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Half of Oklahoma’s 45 million acres are flammable areas of forests, rangelands, prairies and pastures. (Photo by Todd Johnson, OSU Agricultural Communications Services)

Take a proactive approach to wildfire season

Wednesday, September 29, 2021

Media Contact: Gail Ellis | Communications Specialist, Copywriter | 620-515-2498 |

The 2021 wildfire season is here, and while fires rage out west, Oklahomans also need to stay alert.

Oklahoma’s official wildfire season runs from November through March when plant life and vegetation lay dormant across the prairie. March is historically the state’s windiest month of the year, but with most counties currently in a drought, drier air and lower humidity levels could fuel a fire across Oklahoma’s parched landscape at any moment.

“Wildfires can occur any month in Oklahoma. They are wind driven by high wind events during extreme, dry conditions,” said John Weir, an Oklahoma State University Extension specialist in fire ecology with decades of experience in fire training nationwide.

The state’s most recent large wildfire event was the Rhea Fire of April 2018 that burned 286,000 acres in western Oklahoma. Many of the acres were rural, but Weir said there are bordering metropolitan areas currently at risk of succumbing to Oklahoma wildfire.

“Urban landowners who live on the edge of Oklahoma City, Tulsa or Edmond should be concerned,” he said. “There are heavy fuels growing right up against their backyards.”

Weir advised residents should initiate community planning with the assistance of programs like FIREWISE USA, which protects lives and property. For landowners living in remote areas, outside of a municipality where fast and reliable fire support may not be an option, Weir recommended the following precautions as discussed on OSU’s SUNUP:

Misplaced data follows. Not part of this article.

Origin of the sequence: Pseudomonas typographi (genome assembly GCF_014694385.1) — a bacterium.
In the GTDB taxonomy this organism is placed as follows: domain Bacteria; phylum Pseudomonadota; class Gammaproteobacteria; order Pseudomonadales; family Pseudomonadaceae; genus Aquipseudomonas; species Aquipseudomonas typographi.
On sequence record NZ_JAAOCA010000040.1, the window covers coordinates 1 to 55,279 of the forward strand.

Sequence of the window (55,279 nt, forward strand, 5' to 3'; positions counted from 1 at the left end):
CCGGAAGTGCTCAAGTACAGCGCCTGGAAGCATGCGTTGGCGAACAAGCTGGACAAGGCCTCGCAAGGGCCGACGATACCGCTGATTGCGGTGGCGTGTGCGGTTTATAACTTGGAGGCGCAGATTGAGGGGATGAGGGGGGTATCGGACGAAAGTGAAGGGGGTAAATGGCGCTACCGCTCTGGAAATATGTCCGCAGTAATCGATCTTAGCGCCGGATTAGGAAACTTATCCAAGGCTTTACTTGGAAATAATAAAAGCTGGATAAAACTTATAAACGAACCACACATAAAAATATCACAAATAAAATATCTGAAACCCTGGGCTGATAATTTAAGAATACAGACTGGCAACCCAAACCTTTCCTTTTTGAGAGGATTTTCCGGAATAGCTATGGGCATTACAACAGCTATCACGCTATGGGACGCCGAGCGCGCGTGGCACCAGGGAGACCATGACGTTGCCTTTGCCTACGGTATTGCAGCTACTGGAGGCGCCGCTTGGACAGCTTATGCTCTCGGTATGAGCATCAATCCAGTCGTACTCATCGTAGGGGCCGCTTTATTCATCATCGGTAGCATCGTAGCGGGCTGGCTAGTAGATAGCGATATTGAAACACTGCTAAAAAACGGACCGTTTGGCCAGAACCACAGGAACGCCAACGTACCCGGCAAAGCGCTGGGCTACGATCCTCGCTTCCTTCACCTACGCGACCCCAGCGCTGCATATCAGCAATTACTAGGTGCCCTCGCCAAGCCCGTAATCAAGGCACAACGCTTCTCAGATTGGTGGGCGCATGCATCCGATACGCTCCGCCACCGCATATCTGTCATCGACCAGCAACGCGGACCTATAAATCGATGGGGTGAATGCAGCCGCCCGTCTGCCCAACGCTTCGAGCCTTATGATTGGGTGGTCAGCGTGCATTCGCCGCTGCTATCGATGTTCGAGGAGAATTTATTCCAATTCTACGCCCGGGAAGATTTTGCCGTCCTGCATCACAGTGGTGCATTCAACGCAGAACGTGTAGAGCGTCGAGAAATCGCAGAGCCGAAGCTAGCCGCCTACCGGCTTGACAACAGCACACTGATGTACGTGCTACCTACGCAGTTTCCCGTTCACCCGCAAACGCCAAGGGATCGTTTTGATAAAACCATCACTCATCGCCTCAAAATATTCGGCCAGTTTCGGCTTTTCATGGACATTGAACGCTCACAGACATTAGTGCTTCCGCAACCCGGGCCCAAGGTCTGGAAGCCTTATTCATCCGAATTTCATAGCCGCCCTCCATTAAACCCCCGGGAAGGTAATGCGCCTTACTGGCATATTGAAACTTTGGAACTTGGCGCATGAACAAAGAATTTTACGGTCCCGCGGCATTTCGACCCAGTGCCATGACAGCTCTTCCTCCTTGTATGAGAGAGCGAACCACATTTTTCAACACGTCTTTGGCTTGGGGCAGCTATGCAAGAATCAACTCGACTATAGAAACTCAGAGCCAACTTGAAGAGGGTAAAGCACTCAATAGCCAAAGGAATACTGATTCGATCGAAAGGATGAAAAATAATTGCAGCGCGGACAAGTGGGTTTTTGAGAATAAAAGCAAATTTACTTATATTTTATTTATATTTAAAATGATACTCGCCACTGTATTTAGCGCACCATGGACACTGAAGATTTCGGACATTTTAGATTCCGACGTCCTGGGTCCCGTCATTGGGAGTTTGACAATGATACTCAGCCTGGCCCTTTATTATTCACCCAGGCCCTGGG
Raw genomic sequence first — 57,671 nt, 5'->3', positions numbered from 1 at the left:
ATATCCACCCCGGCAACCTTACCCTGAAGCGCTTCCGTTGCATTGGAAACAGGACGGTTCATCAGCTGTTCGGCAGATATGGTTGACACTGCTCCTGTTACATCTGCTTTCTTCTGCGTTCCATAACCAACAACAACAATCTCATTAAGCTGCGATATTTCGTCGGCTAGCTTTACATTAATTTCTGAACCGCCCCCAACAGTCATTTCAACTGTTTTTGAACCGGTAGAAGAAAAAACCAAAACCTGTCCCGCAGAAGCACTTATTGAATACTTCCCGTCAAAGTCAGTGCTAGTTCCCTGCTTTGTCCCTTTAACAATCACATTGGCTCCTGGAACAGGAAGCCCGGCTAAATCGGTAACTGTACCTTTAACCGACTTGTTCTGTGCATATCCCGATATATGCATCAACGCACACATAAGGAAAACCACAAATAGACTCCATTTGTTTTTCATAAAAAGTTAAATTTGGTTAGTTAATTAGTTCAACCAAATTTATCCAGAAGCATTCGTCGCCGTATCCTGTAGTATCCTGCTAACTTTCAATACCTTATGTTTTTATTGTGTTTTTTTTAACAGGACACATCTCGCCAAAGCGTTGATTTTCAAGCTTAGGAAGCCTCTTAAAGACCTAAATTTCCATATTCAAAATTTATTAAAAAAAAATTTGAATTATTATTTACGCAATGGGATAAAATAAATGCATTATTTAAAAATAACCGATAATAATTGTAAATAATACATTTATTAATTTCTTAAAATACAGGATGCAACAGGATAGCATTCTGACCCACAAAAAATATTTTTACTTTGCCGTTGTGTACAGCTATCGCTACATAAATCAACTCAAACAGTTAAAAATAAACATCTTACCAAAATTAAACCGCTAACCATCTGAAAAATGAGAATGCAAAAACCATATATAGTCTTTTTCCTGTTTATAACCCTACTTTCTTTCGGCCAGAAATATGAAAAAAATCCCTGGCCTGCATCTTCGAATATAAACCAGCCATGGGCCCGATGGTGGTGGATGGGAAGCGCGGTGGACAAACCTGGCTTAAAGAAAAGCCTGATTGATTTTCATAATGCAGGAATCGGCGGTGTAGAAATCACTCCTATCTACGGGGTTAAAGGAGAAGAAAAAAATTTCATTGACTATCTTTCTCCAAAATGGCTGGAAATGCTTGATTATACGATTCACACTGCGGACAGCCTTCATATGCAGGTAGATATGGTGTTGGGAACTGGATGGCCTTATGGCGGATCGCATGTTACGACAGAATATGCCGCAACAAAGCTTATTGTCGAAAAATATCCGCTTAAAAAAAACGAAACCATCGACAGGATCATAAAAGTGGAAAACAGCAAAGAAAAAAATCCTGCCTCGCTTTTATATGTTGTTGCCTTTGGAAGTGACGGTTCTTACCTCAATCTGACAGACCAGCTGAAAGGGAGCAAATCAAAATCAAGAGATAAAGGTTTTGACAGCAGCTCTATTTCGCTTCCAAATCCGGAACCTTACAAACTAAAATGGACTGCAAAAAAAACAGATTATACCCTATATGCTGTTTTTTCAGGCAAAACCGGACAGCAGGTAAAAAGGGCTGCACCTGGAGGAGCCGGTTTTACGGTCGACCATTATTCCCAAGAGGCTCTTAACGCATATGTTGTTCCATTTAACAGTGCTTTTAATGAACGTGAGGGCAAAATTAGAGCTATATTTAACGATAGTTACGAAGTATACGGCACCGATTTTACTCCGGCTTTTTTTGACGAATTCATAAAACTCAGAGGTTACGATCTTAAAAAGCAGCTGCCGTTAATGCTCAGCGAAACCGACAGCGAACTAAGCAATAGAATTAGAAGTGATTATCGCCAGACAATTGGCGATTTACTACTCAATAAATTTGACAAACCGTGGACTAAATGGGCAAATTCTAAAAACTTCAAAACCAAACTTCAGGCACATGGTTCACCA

• Survey the status of the home, other buildings and equipment. Determine how the property can stand alone if fire response is delayed or not available.
  • Keep the area mowed down short and make sure any kind of flammable shrubs or trees are a safe distance from the home or buildings.
  • Prune tree limbs to prevent fire spreading to the crown of trees.
  • Clean up other flammable items around the home and buildings, including firewood. Stack or store firewood a safe distance away from the home.
  • Consider the fire entry points of a home. Keep windows and doors shut on barns to prevent the entry of flying embers.
  • Identify bare ground or a gravel area where equipment can be stored in case of a fire.
  • Spread out a hay supply — don’t store all hay in one spot.
  • Develop a livestock contingency plan. Determine where animals can be moved to a trampled down area or corral until the fire passes.
  • Check with the insurance company for details of current wildfire coverage. Make sure the policy is up to date and determine if the plan needs to be enhanced.